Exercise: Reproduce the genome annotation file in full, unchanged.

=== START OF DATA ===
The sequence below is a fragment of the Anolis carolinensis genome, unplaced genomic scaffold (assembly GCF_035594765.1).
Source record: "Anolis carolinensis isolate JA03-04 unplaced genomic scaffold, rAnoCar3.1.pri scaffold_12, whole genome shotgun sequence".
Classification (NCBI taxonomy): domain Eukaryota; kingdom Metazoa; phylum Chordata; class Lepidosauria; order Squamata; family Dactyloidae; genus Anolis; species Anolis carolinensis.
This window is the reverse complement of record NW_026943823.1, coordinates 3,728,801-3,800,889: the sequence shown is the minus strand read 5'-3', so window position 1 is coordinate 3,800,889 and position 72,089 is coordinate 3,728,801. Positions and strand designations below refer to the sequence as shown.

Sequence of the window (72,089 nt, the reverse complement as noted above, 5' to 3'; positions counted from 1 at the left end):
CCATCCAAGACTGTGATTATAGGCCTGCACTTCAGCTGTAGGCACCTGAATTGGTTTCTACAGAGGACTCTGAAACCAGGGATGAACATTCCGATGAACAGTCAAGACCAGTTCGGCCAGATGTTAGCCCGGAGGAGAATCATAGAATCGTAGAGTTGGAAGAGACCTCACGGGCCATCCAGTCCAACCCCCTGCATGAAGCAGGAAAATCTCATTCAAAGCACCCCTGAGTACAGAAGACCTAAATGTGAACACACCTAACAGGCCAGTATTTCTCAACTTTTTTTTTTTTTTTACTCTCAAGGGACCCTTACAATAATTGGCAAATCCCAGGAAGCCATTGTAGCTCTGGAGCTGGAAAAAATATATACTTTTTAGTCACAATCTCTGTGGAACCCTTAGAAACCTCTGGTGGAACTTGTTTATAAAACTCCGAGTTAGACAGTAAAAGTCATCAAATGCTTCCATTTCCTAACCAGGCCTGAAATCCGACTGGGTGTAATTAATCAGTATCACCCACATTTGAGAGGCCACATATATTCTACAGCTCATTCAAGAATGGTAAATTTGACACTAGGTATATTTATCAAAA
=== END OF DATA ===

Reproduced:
The sequence below is a fragment of the Anolis carolinensis genome, unplaced genomic scaffold (assembly GCF_035594765.1).
Source record: "Anolis carolinensis isolate JA03-04 unplaced genomic scaffold, rAnoCar3.1.pri scaffold_12, whole genome shotgun sequence".
Classification (NCBI taxonomy): domain Eukaryota; kingdom Metazoa; phylum Chordata; class Lepidosauria; order Squamata; family Dactyloidae; genus Anolis; species Anolis carolinensis.
This window is the reverse complement of record NW_026943823.1, coordinates 3,728,801-3,800,889: the sequence shown is the minus strand read 5'-3', so window position 1 is coordinate 3,800,889 and position 72,089 is coordinate 3,728,801. Positions and strand designations below refer to the sequence as shown.

Sequence of the window (72,089 nt, the reverse complement as noted above, 5' to 3'; positions counted from 1 at the left end):
CCATCCAAGACTGTGATTATAGGCCTGCACTTCAGCTGTAGGCACCTGAATTGGTTTCTACAGAGGACTCTGAAACCAGGGATGAACATTCCGATGAACAGTCAAGACCAGTTCGGCCAGATGTTAGCCCGGAGGAGAATCATAGAATCGTAGAGTTGGAAGAGACCTCACGGGCCATCCAGTCCAACCCCCTGCATGAAGCAGGAAAATCTCATTCAAAGCACCCCTGAGTACAGAAGACCTAAATGTGAACACACCTAACAGGCCAGTATTTCTCAACTTTTTTTTTTTTTTTACTCTCAAGGGACCCTTACAATAATTGGCAAATCCCAGGAAGCCATTGTAGCTCTGGAGCTGGAAAAAATATATACTTTTTAGTCACAATCTCTGTGGAACCCTTAGAAACCTCTGGTGGAACTTGTTTATAAAACTCCGAGTTAGACAGTAAAAGTCATCAAATGCTTCCATTTCCTAACCAGGCCTGAAATCCGACTGGGTGTAATTAATCAGTATCACCCACATTTGAGAGGCCACATATATTCTACAGCTCATTCAAGAATGGTAAATTTGACACTAGGTATATTTATCAAAA